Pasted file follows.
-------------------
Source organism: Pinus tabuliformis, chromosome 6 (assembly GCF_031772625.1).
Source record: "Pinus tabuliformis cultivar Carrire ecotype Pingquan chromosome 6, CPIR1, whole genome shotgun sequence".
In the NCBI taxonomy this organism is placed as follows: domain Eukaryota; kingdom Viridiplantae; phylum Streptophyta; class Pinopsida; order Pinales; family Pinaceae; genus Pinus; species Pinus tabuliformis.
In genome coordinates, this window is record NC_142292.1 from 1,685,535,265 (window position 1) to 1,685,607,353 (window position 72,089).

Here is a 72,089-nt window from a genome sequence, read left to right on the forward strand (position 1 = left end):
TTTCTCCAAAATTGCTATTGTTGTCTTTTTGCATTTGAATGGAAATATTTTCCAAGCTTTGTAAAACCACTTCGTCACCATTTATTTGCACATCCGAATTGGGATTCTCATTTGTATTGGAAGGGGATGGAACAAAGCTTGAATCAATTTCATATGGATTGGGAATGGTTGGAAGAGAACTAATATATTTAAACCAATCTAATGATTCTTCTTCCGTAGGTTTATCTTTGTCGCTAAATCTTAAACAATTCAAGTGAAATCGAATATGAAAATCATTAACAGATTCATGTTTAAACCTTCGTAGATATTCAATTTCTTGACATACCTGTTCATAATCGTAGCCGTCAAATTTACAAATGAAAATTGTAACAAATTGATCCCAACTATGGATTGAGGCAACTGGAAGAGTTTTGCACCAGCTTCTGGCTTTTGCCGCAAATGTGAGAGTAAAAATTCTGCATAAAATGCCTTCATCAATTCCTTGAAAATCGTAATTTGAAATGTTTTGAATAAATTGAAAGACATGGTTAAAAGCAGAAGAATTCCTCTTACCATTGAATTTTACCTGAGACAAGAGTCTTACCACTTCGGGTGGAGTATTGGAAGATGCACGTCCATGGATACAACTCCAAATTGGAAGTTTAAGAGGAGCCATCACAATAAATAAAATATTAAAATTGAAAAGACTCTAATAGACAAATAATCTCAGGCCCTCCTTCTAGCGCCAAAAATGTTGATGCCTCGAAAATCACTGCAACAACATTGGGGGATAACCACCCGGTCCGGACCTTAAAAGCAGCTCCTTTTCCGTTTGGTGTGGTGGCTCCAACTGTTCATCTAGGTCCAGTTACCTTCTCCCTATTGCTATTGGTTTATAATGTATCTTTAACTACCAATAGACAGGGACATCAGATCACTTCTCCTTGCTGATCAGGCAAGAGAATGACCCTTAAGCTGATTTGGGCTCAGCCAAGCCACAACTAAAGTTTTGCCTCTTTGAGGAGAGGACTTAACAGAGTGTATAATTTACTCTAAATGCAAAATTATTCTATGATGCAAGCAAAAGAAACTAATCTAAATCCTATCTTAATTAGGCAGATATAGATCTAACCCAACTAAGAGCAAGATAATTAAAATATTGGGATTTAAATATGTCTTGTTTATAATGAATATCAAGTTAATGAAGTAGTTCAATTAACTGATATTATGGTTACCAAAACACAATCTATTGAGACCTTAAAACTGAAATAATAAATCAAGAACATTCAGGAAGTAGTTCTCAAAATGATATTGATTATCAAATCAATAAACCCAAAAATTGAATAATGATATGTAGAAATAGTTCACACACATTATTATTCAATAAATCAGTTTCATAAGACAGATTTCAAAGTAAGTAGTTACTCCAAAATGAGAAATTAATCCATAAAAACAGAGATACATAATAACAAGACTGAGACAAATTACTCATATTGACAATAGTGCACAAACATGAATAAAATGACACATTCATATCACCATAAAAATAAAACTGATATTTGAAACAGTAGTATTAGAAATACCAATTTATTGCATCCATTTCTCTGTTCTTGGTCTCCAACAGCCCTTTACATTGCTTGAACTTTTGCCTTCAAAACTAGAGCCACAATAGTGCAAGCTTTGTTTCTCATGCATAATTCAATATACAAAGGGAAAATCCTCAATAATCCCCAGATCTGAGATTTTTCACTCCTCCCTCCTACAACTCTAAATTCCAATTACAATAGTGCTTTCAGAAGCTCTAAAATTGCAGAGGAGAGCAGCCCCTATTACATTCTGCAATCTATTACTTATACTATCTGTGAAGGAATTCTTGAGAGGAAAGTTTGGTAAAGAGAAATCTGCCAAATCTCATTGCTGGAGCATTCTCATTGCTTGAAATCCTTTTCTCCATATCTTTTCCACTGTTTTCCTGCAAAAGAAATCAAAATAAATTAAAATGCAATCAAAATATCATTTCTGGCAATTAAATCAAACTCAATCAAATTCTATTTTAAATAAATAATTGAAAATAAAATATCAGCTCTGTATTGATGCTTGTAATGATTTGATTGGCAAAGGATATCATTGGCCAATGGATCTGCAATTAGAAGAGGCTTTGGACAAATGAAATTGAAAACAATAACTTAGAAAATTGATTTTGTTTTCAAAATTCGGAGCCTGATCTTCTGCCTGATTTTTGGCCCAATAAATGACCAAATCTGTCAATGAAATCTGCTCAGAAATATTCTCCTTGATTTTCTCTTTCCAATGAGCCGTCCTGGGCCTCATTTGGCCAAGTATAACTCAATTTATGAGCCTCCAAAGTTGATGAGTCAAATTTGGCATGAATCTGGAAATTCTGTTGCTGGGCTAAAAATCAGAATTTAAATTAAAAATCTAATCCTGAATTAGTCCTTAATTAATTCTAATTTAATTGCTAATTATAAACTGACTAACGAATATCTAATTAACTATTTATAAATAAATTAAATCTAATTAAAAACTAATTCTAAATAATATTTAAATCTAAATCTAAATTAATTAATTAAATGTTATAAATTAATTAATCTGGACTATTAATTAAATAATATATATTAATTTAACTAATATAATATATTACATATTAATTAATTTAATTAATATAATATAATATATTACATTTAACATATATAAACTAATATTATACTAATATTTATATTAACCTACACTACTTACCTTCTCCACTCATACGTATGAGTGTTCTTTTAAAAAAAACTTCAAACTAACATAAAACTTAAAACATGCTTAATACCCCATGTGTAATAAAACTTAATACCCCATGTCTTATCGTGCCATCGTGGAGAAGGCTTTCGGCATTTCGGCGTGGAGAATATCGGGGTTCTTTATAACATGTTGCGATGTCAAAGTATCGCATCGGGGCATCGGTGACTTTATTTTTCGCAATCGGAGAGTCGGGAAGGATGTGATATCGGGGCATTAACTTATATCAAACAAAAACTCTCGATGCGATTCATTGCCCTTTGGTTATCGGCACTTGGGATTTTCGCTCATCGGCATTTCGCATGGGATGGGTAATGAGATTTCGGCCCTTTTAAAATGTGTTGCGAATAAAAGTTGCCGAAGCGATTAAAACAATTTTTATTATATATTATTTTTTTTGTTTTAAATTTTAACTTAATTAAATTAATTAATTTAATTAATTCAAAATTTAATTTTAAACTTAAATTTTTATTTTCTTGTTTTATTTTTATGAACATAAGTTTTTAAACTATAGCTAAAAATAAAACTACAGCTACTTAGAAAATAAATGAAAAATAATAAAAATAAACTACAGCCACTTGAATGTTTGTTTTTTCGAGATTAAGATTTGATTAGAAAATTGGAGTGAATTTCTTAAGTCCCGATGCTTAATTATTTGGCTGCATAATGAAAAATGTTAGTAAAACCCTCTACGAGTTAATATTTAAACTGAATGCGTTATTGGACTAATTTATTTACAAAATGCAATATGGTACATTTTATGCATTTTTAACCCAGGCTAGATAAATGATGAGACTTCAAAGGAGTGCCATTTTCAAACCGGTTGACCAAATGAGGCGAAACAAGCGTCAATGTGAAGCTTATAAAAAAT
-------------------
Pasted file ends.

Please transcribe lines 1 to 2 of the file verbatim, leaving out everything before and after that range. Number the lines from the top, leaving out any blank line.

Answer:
Source organism: Pinus tabuliformis, chromosome 6 (assembly GCF_031772625.1).
Source record: "Pinus tabuliformis cultivar Carrire ecotype Pingquan chromosome 6, CPIR1, whole genome shotgun sequence".